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Ed Driscoll

Newsweek Meets Muggeridge’s Law

June 5th, 2009 - 10:32 pm

As I mentioned in a very early post back in 2002, Malcolm Muggeridge postulated in the early ’60s that there’s simply way no way that a satirist can compete with real life for its pure absurdity. In their latest issue, National Review parodies Newsweek’s bottomless crush on President Obama with a Tiger Beat-style parody cover, complete with a groupie’s fawning lipstick on his cheek:

nr_parody_cover_6-09

But as we’ll see in a bit, in real life, Newsweek’s love that dare not speak its name, unless it’s accompanied by a cover photo and 5,000 word article, is actually of a much higher calling. Like the above parody cover, in 2004, Newsweek’s Evan Thomas was perfectly prepared to compare John Kerry and John Edwards to the second coming of David Cassidy and Bobby Sherman:

On Inside Washington, a weekend discussion show taped at and run by the Gannett-owned CBS affiliate in Washington, DC, WUSA-TV, and carried by many PBS stations across the country, Thomas pointed out the boost to the Kerry/Edwards ticket provided by the press corps:

“There’s one other base here: the media. Let’s talk a little media bias here. The media, I think, wants Kerry to win. And I think they’re going to portray Kerry and Edwards — I’m talking about the establishment media, not Fox, but — they’re going to portray Kerry and Edwards as being young and dynamic and optimistic and all, there’s going to be this glow about them that some, is going to be worth, collectively, the two of them, that’s going to be worth maybe 15 points.”

The week’s Newsweek, dated July 19, certainly backs up Thomas’ contention. Over a smiling picture on the cover of Kerry and Edwards, Newsweek ever hopefully asks: “The Sunshine Boys?”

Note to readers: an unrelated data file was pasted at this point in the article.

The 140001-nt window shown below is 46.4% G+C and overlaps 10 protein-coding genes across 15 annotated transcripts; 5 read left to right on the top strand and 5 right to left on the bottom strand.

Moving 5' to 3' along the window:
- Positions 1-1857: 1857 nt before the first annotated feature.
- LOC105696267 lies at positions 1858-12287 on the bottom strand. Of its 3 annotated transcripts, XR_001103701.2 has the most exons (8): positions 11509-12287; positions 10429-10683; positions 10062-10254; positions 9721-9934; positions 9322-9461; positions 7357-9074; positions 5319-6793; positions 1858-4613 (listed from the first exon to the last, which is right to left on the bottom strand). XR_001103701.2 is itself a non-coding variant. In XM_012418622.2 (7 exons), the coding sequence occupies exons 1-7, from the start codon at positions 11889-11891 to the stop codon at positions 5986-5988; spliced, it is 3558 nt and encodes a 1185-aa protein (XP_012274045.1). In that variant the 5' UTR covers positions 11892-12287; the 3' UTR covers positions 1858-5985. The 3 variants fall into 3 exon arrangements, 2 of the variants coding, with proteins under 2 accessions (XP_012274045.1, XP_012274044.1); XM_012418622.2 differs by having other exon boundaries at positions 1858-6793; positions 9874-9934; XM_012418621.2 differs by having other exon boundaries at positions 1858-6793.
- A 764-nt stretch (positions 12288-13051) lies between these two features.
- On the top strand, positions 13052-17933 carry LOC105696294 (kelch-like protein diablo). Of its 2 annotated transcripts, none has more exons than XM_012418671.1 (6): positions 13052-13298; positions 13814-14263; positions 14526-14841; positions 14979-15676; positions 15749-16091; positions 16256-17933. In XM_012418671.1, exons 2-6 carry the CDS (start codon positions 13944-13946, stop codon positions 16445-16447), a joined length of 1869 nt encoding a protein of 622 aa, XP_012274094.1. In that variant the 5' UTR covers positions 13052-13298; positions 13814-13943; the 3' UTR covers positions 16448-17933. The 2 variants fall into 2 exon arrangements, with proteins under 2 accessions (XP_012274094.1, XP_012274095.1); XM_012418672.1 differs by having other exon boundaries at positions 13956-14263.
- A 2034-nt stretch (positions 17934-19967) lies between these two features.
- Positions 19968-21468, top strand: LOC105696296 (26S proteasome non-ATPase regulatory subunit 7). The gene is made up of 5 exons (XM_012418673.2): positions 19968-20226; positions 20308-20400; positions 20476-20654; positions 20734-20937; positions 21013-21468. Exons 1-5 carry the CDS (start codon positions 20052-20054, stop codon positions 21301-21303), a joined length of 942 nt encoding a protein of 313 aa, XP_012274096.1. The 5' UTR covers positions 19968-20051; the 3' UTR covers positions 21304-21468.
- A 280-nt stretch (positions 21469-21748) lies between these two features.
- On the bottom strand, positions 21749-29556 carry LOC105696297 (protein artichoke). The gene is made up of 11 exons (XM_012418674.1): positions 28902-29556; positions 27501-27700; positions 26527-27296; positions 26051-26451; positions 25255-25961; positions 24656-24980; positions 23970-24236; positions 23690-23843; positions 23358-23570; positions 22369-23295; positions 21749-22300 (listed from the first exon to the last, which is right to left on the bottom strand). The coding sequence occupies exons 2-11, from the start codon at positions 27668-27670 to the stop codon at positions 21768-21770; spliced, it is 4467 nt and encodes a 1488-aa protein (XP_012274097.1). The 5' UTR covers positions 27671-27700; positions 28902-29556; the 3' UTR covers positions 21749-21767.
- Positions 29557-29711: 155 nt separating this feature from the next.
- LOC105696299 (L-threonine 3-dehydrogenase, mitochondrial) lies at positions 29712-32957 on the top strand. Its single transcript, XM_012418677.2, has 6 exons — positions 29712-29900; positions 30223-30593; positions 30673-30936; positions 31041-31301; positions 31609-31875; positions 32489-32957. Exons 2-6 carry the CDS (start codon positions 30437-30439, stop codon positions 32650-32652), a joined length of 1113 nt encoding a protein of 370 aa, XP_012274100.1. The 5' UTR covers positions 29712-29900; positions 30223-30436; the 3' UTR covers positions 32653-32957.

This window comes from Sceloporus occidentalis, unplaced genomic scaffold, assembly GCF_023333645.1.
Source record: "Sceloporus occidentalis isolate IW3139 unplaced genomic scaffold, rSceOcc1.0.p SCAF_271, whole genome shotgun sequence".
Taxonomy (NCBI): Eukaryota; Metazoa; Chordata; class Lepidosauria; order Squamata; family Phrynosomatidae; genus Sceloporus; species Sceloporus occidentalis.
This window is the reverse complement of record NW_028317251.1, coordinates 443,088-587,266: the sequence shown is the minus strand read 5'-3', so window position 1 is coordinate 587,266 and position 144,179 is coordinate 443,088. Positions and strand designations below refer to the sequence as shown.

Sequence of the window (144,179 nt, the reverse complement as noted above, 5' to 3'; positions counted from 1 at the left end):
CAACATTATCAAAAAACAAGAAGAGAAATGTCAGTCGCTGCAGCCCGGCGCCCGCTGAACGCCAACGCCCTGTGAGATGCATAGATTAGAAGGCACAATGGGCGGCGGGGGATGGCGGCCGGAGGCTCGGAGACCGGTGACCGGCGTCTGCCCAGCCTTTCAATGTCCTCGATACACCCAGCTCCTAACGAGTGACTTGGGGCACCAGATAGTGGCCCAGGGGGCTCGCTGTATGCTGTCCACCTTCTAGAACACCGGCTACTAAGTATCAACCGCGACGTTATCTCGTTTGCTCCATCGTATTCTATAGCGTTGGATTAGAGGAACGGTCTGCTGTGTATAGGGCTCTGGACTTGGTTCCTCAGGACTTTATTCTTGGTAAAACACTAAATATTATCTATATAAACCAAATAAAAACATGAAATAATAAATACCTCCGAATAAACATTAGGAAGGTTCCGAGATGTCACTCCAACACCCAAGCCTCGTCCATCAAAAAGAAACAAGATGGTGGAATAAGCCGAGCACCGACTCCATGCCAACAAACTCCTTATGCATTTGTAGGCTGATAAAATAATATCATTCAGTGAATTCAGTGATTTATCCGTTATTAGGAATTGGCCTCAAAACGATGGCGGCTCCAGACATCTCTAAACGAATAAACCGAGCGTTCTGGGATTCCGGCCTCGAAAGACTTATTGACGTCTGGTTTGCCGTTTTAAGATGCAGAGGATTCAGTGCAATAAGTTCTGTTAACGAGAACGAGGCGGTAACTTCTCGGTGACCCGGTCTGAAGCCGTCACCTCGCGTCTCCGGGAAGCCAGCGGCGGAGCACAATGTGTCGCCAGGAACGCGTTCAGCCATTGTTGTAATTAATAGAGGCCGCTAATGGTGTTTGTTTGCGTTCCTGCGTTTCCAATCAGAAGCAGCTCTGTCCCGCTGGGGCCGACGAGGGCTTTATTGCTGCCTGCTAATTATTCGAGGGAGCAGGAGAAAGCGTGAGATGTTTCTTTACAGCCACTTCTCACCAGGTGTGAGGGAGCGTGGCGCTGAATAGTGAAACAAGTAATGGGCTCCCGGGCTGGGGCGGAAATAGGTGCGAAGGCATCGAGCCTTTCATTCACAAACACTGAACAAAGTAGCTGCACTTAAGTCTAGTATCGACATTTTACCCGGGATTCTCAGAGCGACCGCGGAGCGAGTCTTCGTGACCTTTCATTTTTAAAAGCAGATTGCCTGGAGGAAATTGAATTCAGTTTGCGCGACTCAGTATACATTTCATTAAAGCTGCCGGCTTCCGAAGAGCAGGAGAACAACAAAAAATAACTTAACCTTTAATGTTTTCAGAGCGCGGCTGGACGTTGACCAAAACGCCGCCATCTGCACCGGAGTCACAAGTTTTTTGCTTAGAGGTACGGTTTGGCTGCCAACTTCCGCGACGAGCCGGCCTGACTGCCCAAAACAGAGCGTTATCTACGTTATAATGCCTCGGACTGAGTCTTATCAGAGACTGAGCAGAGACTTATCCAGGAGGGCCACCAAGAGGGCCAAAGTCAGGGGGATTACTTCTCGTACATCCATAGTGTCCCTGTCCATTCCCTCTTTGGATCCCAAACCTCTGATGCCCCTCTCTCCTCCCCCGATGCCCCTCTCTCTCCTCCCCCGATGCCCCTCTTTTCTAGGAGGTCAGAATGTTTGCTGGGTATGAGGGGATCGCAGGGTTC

Deep down inside though, Thomas and the rest of the media always knew in 2004 that the slightly stiff Kerry was, well, a stiff. But now with a truly charismatic far left candidate and now president to support, the real second coming has arrived, and Evan  is certainly no doubting Thomas:

Obama is ‘we are above that now.’ We’re not just parochial, we’re not just chauvinistic, we’re not just provincial. We stand for something – I mean in a way Obama’s standing above the country, above – above the world, he’s sort of God.

Confusing your nation’s leader with God, and conflating politics with religion — well, hasn’t that been tried a few times already, with, to be charitable, rather less than optimal results?

And how will comedian Stephen Colbert, hired to be Newsweek’s stunt editor for an upcoming issue, parody a magazine that already is officially a parody of itself?

(Via Power Line.)

Related: Also on the NR parody cover is a blurb for “Bo’s Amazing Adventures, as told to Jon Meacham.” See also, this real life photo taken by CBS’s Mark Knoller from earlier this week, which sums up the current dog’s life state of the legacy media rather nicely:

bo_meets_msm

And of course, Newsweek isn’t the only MSM publication that’s become an unwitting self-parody; U.S. News & World Report, which earlier this week was attempting to justify Playboy’s “Hate-F***” article, is also happy to carry water for President Obama’s equivocations and obfuscations as well: “Obama’s Flip-Flops for the Public Good.”


Update: “I’ve always told you they thought Obama a godling. Now, they’ve admitted it.” Don’t miss the Anchoress’ take on “The Suckling Press.”

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